Pedestrians stroll down Mercaderes Street in Arequipa, Peru. Photo by Susan Cornejo.
Jaime Huamaní was born and raised in Arequipa, the southern city of Peru, home to over 840,000 people. When he was young, he left to study in another city, where he eventually married and started a family. Fifteen years later, he returned to his hometown, Arequipa, with his family. Today, he enjoys an ice cream with his family at one of the busiest outdoor stores on la calle Mercaderes (Merchants Street), where, in the heart of Peruvian city, he can peacefully escape the noise and fumes of traffic. But just four years ago, before Humaní returned to Arequipa, this lively public space was a dirty parking lot in the middle of a chaotic street.
Huamaní smiles: “When I got back to Arequipa, I hardly wanted to wander around with my family and kids in the dirty disorganized city I remembered from my own childhood. But when we came upon Mercaderes Street, I could not believe I was in the same city any more. It looks so modern and orderly.”
As Jaime points out, Mercaderes Street looks different now. In 2009, though he lacked public support, Arequipa Mayor Simón Balbuena pursued his vision to completely transform four blocks of the street. He implemented a design that would make the street friendly to people and the environment, and he stopped cars from using the street altogether. “At the time, all of us who owned business along Mercaderes street opposed the change,” said Dona Guadalupe Vasquez, who owns three menswear shops along Mercaderes Street, “Sales fell terribly during the construction phase – the dust and dirt ruined all our merchandise.”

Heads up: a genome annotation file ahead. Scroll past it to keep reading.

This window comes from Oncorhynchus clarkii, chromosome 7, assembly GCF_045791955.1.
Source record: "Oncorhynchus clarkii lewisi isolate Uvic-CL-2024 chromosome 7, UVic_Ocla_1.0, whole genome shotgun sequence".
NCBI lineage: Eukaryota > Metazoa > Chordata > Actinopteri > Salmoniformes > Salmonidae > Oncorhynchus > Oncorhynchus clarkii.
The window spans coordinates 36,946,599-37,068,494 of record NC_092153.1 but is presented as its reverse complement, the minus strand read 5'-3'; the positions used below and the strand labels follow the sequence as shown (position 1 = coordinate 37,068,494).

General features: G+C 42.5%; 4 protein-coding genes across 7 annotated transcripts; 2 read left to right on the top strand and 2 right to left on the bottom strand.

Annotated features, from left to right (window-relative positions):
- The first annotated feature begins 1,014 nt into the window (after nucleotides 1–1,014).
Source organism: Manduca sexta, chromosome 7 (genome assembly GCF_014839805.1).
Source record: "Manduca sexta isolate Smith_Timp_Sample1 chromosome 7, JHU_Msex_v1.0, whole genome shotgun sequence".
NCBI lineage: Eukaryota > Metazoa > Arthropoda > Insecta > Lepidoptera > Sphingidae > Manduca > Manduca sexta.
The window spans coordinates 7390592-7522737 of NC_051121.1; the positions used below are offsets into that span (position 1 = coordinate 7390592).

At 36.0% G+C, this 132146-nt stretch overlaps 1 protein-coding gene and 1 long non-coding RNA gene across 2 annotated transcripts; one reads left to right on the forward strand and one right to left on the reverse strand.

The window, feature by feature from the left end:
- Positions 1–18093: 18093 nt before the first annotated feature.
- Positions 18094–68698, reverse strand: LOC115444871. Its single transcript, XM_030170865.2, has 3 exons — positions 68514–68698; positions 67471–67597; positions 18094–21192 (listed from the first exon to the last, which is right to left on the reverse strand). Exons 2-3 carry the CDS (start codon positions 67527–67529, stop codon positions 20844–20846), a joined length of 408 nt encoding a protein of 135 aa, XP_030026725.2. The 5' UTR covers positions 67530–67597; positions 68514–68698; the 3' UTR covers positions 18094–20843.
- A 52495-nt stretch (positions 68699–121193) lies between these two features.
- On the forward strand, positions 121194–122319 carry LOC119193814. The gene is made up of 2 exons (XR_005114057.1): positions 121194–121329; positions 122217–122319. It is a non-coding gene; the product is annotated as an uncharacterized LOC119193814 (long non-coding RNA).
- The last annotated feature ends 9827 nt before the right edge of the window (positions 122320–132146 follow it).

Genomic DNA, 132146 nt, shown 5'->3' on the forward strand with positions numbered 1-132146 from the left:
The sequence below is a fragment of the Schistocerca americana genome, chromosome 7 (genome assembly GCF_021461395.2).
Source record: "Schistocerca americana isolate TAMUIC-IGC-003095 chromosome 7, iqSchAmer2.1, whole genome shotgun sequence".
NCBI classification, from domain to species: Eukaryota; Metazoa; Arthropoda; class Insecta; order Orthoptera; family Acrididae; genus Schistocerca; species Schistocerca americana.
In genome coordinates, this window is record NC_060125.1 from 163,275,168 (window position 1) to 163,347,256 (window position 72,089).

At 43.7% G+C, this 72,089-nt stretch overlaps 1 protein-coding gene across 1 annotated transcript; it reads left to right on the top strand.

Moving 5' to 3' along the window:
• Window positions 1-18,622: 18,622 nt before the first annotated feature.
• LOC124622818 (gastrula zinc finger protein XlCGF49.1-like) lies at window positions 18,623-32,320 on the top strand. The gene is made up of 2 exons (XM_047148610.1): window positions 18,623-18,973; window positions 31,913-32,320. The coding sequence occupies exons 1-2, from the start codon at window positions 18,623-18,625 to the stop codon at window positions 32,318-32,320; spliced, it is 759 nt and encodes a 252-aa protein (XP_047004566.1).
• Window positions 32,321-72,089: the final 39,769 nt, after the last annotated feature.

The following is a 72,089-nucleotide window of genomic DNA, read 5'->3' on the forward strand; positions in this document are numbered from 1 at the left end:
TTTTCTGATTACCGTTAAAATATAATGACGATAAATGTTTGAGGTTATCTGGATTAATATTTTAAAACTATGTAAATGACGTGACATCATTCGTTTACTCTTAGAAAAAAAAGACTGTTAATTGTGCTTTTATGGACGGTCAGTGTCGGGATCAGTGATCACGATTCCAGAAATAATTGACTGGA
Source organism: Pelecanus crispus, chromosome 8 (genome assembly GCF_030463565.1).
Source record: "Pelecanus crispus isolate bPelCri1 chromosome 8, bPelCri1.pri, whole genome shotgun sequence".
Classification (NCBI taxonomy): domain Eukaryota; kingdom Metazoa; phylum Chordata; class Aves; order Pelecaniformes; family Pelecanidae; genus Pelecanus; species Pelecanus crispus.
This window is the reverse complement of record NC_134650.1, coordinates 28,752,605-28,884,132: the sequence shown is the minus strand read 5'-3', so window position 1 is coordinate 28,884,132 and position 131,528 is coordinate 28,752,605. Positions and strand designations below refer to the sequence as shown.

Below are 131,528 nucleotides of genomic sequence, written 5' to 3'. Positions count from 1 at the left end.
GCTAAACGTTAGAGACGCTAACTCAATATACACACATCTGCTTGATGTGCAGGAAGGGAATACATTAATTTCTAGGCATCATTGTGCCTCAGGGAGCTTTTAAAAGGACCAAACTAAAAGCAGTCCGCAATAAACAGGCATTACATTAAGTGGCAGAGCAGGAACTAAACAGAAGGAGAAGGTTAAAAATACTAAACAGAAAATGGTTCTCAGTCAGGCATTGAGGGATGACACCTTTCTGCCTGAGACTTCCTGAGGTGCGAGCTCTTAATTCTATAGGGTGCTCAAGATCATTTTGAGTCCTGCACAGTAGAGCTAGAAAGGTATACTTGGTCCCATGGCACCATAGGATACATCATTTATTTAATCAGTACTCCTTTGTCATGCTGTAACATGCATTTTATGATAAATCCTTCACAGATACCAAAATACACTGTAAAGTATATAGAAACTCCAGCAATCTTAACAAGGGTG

“But,” she adds, “the pedestrianization of Mercaderes Street might be the best decision a mayor could have made for Arequipa. Now people meander and when they pass our stores they take time to look at our merchandise. Sales have improved tremendously, and I don’t have to worry about exhaust smoke constantly dirtying the clothes.”
Four years after the mayoral decision, Mercaderes Street is now a car-free zone with strong public support. People are already asking the authorities to pedestrianize more streets near the center of the city. “This is very beneficial for the city, for everyone,” said Raul Tapia, who walks this route every day on his way to work, “Now we aren’t damaging historical buildings with car pollution, so we can continue to preserve Arequipa’s cultural heritage too. Everyone, even people with disabilities, can enjoy this street. Walking keeps us moving instead of sitting in cars, and it is good for our health. We should pedestrianize the streets adjacent to this one too.”
In order to turn Mercaderes Street into the walkable zone it is today, planners and builders had to redesign the drainage system, reroute wiring, plant trees, and install the first intelligent traffic lights in Arequipa. They also worked to restore several historic buildings along the street, which were constructed with the white volcanic stone that characterizes the city. The project was inspired by similar public spaces in Quito and Guayaquil, Ecuador, and Bogota, Colombia. As the project began, authorities from Arequipa visited these locations during a trip facilitated by EMBARQ to understand the benefits of creating pedestrian areas.
At the XIV Bienal de Arquitectura Peruana (Fourteenth Biennial of Peruvian Architecture) held in August 2010, Mercaderes Street received recognition in an award for best urban design in the urban planning category. This was an honor for not only the designers of the street, but for the entire city, and further proof that la calle Mercaderes has helped to transform Arequipa’s landscape.
On the four-year anniversary of the street’s transformation, Jaime Huamaní watches his children run and play safely without the danger or pollution from traffic. He feels at peace with his decision to return to his hometown, for he knows Arequipa is a city where his children can grow and thrive.